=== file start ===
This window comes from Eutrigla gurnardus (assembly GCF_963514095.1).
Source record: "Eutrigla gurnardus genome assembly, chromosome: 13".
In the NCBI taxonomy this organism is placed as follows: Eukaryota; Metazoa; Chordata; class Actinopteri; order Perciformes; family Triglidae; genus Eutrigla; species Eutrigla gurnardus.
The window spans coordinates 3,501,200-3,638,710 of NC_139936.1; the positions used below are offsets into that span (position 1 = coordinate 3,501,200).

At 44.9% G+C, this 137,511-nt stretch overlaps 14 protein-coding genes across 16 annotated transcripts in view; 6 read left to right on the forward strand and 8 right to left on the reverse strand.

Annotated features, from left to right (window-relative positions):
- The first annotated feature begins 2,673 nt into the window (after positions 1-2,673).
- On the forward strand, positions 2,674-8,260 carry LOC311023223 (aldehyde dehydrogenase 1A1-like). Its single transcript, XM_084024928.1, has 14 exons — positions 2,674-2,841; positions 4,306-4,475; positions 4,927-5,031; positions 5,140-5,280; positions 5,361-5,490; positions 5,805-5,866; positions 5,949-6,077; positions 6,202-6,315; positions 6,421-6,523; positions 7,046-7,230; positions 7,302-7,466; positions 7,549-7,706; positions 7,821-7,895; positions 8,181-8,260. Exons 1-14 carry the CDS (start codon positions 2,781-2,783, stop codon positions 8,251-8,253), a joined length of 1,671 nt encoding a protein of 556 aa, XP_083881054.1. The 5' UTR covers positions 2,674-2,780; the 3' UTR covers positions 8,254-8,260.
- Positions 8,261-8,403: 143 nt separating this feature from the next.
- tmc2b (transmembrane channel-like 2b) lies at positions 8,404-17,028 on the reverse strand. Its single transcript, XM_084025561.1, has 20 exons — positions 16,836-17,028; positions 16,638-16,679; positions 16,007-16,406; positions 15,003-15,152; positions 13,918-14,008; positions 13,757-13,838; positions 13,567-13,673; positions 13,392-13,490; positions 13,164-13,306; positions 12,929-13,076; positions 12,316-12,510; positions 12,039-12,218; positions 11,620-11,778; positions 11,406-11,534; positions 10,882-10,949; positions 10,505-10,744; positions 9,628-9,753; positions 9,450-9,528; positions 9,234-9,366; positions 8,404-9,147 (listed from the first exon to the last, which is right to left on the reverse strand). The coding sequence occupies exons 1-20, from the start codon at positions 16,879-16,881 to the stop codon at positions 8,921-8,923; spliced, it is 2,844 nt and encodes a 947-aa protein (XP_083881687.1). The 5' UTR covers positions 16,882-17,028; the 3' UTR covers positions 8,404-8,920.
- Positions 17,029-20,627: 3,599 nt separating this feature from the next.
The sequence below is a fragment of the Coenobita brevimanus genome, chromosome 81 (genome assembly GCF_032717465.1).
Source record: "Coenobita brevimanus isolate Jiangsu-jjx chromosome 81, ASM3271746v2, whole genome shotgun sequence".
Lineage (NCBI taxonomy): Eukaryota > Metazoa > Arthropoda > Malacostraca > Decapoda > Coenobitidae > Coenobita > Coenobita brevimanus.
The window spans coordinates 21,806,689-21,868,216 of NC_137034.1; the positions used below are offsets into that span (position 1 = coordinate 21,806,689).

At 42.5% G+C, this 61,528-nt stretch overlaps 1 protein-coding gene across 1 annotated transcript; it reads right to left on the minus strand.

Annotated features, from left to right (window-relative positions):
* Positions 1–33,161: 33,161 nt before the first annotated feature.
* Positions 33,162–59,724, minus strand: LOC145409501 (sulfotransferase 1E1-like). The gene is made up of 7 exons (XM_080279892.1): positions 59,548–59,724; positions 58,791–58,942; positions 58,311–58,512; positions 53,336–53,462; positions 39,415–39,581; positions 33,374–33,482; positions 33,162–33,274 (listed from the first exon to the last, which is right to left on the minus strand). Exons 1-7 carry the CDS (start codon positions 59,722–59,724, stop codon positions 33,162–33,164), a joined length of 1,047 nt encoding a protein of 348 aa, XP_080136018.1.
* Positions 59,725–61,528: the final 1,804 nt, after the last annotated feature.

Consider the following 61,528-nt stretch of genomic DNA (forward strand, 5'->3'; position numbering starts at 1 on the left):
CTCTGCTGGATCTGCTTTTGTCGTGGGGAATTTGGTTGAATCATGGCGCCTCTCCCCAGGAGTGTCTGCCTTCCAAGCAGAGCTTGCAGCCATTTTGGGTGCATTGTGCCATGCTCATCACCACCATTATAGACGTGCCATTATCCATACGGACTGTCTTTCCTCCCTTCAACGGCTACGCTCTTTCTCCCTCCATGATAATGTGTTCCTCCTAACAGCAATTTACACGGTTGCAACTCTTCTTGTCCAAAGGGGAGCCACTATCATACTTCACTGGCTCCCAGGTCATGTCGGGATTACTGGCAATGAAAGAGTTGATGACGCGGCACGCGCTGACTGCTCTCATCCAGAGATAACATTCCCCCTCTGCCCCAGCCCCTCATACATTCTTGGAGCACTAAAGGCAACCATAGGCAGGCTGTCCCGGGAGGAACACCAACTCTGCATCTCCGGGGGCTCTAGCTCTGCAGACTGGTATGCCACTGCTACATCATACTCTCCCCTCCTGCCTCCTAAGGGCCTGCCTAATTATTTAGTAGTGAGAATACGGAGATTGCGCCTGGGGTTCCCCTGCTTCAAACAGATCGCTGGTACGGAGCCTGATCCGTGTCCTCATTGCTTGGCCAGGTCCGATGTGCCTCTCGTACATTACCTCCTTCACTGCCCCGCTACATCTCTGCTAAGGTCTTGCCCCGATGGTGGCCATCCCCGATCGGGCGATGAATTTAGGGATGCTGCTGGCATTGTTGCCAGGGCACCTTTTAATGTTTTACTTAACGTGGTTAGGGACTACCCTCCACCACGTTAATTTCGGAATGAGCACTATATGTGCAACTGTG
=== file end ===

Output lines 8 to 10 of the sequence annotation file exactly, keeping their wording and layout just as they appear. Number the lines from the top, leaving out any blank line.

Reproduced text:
- On the forward strand, positions 2,674-8,260 carry LOC311023223 (aldehyde dehydrogenase 1A1-like). Its single transcript, XM_084024928.1, has 14 exons — positions 2,674-2,841; positions 4,306-4,475; positions 4,927-5,031; positions 5,140-5,280; positions 5,361-5,490; positions 5,805-5,866; positions 5,949-6,077; positions 6,202-6,315; positions 6,421-6,523; positions 7,046-7,230; positions 7,302-7,466; positions 7,549-7,706; positions 7,821-7,895; positions 8,181-8,260. Exons 1-14 carry the CDS (start codon positions 2,781-2,783, stop codon positions 8,251-8,253), a joined length of 1,671 nt encoding a protein of 556 aa, XP_083881054.1. The 5' UTR covers positions 2,674-2,780; the 3' UTR covers positions 8,254-8,260.
- Positions 8,261-8,403: 143 nt separating this feature from the next.
- tmc2b (transmembrane channel-like 2b) lies at positions 8,404-17,028 on the reverse strand. Its single transcript, XM_084025561.1, has 20 exons — positions 16,836-17,028; positions 16,638-16,679; positions 16,007-16,406; positions 15,003-15,152; positions 13,918-14,008; positions 13,757-13,838; positions 13,567-13,673; positions 13,392-13,490; positions 13,164-13,306; positions 12,929-13,076; positions 12,316-12,510; positions 12,039-12,218; positions 11,620-11,778; positions 11,406-11,534; positions 10,882-10,949; positions 10,505-10,744; positions 9,628-9,753; positions 9,450-9,528; positions 9,234-9,366; positions 8,404-9,147 (listed from the first exon to the last, which is right to left on the reverse strand). The coding sequence occupies exons 1-20, from the start codon at positions 16,879-16,881 to the stop codon at positions 8,921-8,923; spliced, it is 2,844 nt and encodes a 947-aa protein (XP_083881687.1). The 5' UTR covers positions 16,882-17,028; the 3' UTR covers positions 8,404-8,920.